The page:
Jack Semcken is getting a feel for the road when conditions are less than ideal.
He's one of the young driver's learning how to handle tight turns at 30 miles per hour on wet pavement.
He is learning panic breaking and other defensive driving techniques. It's all a part of the Driver's Edge program
"You need to use the side windows when you're going sideways, so turn your head and use your neck to look where you're going, and you'll know what to do," says a Driver's Edge instructor to Semcken.
Semcken failed his driver's test three times. Now he's confident he can steer his way out of any obstacle.
"I'm pretty sure that once I get out there again, and I see something in the road, I'm probably going to barrel roll around it from just learning the stuff I did here," says Semcken.
Driver's Edge aims to reduce the number of teen car crashes and driving fatalities. According to the National Highway Traffic Safety Administration, in 2007, 966 people ranging in ages 16 to 24 years old were killed in car crashes in California.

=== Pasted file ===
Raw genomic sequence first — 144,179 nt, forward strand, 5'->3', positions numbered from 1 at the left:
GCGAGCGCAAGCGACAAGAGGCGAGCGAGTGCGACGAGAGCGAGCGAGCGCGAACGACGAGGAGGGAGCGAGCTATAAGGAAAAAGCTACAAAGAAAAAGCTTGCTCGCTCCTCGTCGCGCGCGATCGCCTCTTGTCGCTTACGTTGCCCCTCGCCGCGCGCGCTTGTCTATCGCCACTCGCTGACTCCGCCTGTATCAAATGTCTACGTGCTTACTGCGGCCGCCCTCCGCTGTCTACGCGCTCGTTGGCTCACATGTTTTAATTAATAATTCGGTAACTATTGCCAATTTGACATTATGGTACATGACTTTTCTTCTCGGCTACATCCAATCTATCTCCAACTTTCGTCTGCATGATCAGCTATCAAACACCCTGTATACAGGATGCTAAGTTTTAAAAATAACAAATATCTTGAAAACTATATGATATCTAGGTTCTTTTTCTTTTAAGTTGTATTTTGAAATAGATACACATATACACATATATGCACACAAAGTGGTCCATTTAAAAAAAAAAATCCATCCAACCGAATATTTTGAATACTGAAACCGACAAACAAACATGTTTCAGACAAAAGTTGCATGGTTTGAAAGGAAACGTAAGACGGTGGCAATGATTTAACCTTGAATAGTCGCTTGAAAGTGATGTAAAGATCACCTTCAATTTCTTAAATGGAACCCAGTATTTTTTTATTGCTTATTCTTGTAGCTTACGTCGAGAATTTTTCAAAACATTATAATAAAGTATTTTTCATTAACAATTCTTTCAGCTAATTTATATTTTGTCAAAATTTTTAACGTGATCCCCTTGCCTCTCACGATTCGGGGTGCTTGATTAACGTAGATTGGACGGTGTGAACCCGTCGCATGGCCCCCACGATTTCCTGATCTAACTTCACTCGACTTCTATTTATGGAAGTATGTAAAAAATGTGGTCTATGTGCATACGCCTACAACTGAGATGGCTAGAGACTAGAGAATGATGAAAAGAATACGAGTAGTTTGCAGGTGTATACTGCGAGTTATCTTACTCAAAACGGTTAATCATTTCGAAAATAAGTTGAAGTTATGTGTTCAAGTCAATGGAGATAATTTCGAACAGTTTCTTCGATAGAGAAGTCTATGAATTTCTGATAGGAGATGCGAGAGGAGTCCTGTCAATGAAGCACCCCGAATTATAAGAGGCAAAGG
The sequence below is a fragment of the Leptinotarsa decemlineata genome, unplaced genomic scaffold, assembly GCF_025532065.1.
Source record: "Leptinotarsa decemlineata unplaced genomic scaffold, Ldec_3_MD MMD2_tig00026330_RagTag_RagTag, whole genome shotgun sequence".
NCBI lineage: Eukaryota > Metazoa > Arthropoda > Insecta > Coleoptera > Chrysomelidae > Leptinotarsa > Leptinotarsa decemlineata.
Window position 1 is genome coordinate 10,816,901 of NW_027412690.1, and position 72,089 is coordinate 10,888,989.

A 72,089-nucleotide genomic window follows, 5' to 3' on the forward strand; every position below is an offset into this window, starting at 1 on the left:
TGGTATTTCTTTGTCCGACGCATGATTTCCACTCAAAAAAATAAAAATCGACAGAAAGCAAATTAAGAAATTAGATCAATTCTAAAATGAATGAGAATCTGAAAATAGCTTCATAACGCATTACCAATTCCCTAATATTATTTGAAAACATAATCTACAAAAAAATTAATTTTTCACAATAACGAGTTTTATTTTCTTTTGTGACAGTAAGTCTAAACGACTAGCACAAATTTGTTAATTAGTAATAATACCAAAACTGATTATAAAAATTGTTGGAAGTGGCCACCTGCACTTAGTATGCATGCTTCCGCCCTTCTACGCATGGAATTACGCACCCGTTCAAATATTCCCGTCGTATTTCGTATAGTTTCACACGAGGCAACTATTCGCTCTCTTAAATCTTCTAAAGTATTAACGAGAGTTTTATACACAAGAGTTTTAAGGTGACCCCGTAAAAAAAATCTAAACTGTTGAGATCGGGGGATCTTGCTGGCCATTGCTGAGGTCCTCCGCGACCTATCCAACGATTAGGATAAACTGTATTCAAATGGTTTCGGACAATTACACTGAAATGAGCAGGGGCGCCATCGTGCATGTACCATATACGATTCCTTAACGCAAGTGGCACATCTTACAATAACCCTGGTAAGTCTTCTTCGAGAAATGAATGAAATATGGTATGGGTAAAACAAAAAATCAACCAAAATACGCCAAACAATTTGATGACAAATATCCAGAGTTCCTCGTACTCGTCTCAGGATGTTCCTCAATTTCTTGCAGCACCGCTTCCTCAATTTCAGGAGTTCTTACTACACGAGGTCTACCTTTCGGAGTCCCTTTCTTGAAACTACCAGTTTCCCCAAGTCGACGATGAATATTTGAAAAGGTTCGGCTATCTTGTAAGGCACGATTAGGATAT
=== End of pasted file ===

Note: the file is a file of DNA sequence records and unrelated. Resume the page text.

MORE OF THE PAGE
"None of us are taught how to drive, we're just simply taught to pass a test," says Jeff Payne, the founder of Driver's Edge.
"Yet everyone is so quick to point fingers and blame these kids for being reckless and out of control when they've never been shown what can really happen," Payne added.
The program, now in its 8th year, is a non-profit organization funded by sponsors and grants. Parents say they signed up their sons and daughters for a chance to get tips from performance and race car drivers.
"The driver's education that she's given that's required is bare minimum and doesn't prepare her for any of these emergency maneuvering or any of that kind of stuff," says parent Wes Nutten.
By the end of the year, more than 70,000 teens and their parents will have attended a Driver's Edge program, an effort to make the roads safer for everyone.
- Link: Driver's Edge Program